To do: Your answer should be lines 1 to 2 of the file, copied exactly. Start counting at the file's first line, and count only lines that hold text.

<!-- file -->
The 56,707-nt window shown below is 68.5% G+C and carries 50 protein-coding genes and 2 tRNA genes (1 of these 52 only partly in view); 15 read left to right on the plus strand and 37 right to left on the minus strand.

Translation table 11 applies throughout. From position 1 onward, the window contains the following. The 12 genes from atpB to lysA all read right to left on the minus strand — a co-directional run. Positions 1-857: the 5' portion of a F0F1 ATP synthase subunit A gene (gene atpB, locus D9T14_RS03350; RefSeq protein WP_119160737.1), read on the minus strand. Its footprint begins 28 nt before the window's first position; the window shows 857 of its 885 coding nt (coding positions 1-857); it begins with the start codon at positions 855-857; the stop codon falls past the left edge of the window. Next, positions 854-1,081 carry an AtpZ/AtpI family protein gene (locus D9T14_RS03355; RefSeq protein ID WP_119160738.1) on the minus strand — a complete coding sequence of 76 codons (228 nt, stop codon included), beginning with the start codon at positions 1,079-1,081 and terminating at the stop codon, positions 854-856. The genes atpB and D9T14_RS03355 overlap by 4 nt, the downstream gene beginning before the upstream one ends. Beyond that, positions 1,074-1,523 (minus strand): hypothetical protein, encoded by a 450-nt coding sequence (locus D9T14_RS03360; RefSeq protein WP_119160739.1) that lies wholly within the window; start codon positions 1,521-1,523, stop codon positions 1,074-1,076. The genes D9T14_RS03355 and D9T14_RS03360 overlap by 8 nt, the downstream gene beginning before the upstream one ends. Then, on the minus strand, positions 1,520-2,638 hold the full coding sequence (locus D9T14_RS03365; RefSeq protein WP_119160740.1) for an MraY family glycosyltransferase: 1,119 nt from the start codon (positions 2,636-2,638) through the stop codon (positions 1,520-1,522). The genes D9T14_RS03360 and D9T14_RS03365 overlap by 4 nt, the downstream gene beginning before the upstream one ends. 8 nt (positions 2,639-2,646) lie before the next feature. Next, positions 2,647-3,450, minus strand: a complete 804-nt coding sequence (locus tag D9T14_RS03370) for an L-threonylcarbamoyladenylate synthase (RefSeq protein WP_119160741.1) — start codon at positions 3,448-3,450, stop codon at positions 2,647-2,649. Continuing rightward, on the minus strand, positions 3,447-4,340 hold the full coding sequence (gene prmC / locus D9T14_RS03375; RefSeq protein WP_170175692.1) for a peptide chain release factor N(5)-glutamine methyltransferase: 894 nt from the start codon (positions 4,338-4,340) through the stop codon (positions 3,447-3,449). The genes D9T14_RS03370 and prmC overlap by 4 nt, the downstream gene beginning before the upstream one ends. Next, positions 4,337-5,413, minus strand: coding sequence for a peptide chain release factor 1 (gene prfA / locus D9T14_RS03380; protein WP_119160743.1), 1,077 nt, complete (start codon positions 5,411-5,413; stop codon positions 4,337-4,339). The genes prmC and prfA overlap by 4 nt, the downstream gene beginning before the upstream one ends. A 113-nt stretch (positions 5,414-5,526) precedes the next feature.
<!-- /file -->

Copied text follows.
The 56,707-nt window shown below is 68.5% G+C and carries 50 protein-coding genes and 2 tRNA genes (1 of these 52 only partly in view); 15 read left to right on the plus strand and 37 right to left on the minus strand.

Translation table 11 applies throughout. From position 1 onward, the window contains the following. The 12 genes from atpB to lysA all read right to left on the minus strand — a co-directional run. Positions 1-857: the 5' portion of a F0F1 ATP synthase subunit A gene (gene atpB, locus D9T14_RS03350; RefSeq protein WP_119160737.1), read on the minus strand. Its footprint begins 28 nt before the window's first position; the window shows 857 of its 885 coding nt (coding positions 1-857); it begins with the start codon at positions 855-857; the stop codon falls past the left edge of the window. Next, positions 854-1,081 carry an AtpZ/AtpI family protein gene (locus D9T14_RS03355; RefSeq protein ID WP_119160738.1) on the minus strand — a complete coding sequence of 76 codons (228 nt, stop codon included), beginning with the start codon at positions 1,079-1,081 and terminating at the stop codon, positions 854-856. The genes atpB and D9T14_RS03355 overlap by 4 nt, the downstream gene beginning before the upstream one ends. Beyond that, positions 1,074-1,523 (minus strand): hypothetical protein, encoded by a 450-nt coding sequence (locus D9T14_RS03360; RefSeq protein WP_119160739.1) that lies wholly within the window; start codon positions 1,521-1,523, stop codon positions 1,074-1,076. The genes D9T14_RS03355 and D9T14_RS03360 overlap by 8 nt, the downstream gene beginning before the upstream one ends. Then, on the minus strand, positions 1,520-2,638 hold the full coding sequence (locus D9T14_RS03365; RefSeq protein WP_119160740.1) for an MraY family glycosyltransferase: 1,119 nt from the start codon (positions 2,636-2,638) through the stop codon (positions 1,520-1,522). The genes D9T14_RS03360 and D9T14_RS03365 overlap by 4 nt, the downstream gene beginning before the upstream one ends. 8 nt (positions 2,639-2,646) lie before the next feature. Next, positions 2,647-3,450, minus strand: a complete 804-nt coding sequence (locus tag D9T14_RS03370) for an L-threonylcarbamoyladenylate synthase (RefSeq protein WP_119160741.1) — start codon at positions 3,448-3,450, stop codon at positions 2,647-2,649. Continuing rightward, on the minus strand, positions 3,447-4,340 hold the full coding sequence (gene prmC / locus D9T14_RS03375; RefSeq protein WP_170175692.1) for a peptide chain release factor N(5)-glutamine methyltransferase: 894 nt from the start codon (positions 4,338-4,340) through the stop codon (positions 3,447-3,449). The genes D9T14_RS03370 and prmC overlap by 4 nt, the downstream gene beginning before the upstream one ends. Next, positions 4,337-5,413, minus strand: coding sequence for a peptide chain release factor 1 (gene prfA / locus D9T14_RS03380; protein WP_119160743.1), 1,077 nt, complete (start codon positions 5,411-5,413; stop codon positions 4,337-4,339). The genes prmC and prfA overlap by 4 nt, the downstream gene beginning before the upstream one ends. A 113-nt stretch (positions 5,414-5,526) precedes the next feature.